The writer heads an independent organisation dealing with education and development in Swat.
When a pandemic, conflict or natural disaster happens, education is particularly the first service halted and the last to be resumed. In response to the calamity, governments often rush to rescue populations by providing relief aid traditionally focused on the primary needs of food, water, protection and shelter. In this struggle, education is often neglected because for many it is still not a basic need.
Recently the armed conflicts in the Middle East and other parts of the world; the resultant forced displacement; prolonged crises and the climate change induced natural disasters have disrupted the education of over 75 million youth and children globally.
With the unprecedented spread of Covid-19, education has particularly been hit hard. A recent study, released on March 30 by Unesco, estimates that “87 percent of the world’s students – that is 1.5 billion learners – have been affected by school closures. The bulk of these students are enrolled in primary and secondary schools, but there are also millions of students affected at the pre-primary and tertiary education levels as more than 180 countries have shut school doors nationwide, while others have implemented localized school closures”.
Armed conflicts, disasters, pandemics and political unrest become more fatal to education in third world countries. For example, 20 million people, children and youth, were badly affected by the 2010 devastating floods in Pakistan that washed away homes and crops in one-fifth of the country. Similarly, the armed conflict in the Swat and Malakand divisions first hit the education infrastructure via bomb blasts, thereby restricting youth, especially girls, from going to schools. When the militants were being fought, the military was stationed mostly in schools and other educational institutions; this too kept the students away from schools for quite a long time. Schools across the Malakand division were closed and converted into temporary shelters for people during the floods in 2010 too.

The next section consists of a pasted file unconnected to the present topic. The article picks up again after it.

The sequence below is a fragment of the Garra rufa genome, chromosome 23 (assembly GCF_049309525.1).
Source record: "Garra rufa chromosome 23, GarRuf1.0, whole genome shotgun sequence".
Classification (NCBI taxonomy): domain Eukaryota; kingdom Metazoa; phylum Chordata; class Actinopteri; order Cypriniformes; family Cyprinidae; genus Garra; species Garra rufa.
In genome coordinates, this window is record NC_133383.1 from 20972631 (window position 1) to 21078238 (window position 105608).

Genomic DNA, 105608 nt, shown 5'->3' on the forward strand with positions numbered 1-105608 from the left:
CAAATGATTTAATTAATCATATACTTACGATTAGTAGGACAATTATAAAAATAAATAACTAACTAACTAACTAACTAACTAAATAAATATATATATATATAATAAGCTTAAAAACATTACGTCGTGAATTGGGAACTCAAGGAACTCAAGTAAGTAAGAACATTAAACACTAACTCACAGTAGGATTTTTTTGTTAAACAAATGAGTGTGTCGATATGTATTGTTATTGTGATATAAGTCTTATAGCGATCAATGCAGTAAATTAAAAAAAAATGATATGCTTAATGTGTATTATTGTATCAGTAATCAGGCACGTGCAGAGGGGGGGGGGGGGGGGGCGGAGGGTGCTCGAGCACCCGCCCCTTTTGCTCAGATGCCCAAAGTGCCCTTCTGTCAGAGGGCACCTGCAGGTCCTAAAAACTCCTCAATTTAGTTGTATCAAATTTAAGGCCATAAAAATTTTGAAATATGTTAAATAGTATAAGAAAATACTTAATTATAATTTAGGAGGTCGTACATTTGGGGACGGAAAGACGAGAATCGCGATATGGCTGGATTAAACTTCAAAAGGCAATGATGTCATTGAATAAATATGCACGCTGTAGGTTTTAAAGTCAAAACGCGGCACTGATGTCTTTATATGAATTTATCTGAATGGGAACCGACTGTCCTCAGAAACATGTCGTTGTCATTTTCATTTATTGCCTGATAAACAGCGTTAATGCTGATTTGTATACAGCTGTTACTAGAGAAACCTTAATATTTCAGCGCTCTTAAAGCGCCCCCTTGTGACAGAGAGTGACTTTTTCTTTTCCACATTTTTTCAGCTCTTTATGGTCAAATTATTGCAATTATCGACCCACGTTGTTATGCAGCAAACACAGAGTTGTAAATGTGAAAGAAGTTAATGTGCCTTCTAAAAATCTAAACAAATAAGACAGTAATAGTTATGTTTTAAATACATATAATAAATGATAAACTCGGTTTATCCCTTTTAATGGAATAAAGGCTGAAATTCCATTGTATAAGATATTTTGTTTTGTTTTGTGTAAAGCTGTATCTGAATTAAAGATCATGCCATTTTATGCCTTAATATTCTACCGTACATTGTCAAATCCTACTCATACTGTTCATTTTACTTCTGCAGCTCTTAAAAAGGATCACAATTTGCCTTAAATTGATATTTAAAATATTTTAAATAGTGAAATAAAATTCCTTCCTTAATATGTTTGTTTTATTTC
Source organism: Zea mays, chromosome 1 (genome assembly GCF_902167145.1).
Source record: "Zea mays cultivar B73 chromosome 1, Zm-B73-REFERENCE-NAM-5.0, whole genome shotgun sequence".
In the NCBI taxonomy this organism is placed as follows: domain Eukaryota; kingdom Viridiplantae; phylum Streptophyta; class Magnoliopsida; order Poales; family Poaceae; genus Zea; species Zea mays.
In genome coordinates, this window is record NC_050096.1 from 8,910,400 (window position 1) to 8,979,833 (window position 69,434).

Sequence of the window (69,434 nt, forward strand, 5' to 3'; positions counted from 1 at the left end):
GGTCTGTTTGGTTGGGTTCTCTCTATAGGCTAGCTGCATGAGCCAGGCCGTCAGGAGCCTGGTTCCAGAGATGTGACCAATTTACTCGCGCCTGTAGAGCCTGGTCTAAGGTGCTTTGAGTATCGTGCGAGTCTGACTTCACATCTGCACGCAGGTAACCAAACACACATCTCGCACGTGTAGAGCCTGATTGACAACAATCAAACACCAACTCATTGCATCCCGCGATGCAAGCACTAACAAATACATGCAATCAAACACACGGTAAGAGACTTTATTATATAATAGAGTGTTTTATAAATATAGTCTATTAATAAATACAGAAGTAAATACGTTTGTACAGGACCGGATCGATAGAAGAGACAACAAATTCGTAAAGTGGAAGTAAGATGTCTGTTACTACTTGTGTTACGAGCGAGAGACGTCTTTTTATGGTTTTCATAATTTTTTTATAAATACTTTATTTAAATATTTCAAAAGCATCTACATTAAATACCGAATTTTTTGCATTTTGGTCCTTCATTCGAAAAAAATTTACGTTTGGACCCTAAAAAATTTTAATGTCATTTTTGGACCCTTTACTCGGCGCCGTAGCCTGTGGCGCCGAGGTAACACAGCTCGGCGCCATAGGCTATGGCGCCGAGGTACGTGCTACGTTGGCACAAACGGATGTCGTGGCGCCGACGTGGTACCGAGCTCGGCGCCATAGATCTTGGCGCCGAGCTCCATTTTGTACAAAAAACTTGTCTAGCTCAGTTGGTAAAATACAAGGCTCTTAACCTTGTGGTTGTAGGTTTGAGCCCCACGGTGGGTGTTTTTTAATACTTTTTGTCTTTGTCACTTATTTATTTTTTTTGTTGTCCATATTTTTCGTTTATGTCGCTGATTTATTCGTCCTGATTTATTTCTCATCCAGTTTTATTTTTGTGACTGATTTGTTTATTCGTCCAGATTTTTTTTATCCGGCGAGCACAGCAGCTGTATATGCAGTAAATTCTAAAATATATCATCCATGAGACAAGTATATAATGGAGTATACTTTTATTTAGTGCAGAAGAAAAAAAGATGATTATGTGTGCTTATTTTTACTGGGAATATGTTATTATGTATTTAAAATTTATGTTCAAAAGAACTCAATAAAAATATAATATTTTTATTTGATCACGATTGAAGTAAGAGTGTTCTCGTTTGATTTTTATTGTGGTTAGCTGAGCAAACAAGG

Similarly, in the Middle East, at least 2.8 million Syrian children have been out of school for a long period during the last decade. In West Africa, five million children were out of school because of the Ebola epidemic that spread across the region in 2013. Afghan youth and children have been victims of an armed conflict for the last four decades, leaving four generations without education.
Because of the closure of schools all over the world, teaching and learning has mostly shifted online. Countries like Pakistan cannot do that on a mass level as more than 70 percent of its population live in rural areas; and access to internet or digital media in these areas is difficult and the majority of people cannot afford modern technology to benefit from such arrangements.
What many fear now is that in the post-Covid period, education will again be a casualty in terms of financing and development – especially in countries like Pakistan. This fear is not groundless as there are ample examples where education suffered most because of any emergency, conflict or political instability in Pakistan.
When Pakistan came under the direct control of the military in 1958, and remained under it till its dismemberment in 1971, the focus on education was merely rhetorical. Many ambitious plans and policies were papered with little implementation and follow up. For the five years, 1955—1960, the governments allocated only four percent to education while military expenditure reached 60 percent.
In the aftermath of the 1965 war with India, the focus was drastically shifted to defence while reducing spending on education further. During Z A Bhutto’s government, the education budget remained inadequate as well. Consequently, the focus once again shifted from social sector to defence by directing resources to strengthening and restructuring the army.
The military government under Gen Ziaul Haq joined with the US in combating the Soviet Union in Afghanistan through jihad. It consolidated its ties with the religious right for recruitments for the jihad, and to discredit its domestic opponents. Under this arrangement, the education sector experienced a drastic shift in the emphasis on jihad through a revised national curriculum and financial support to madressahs.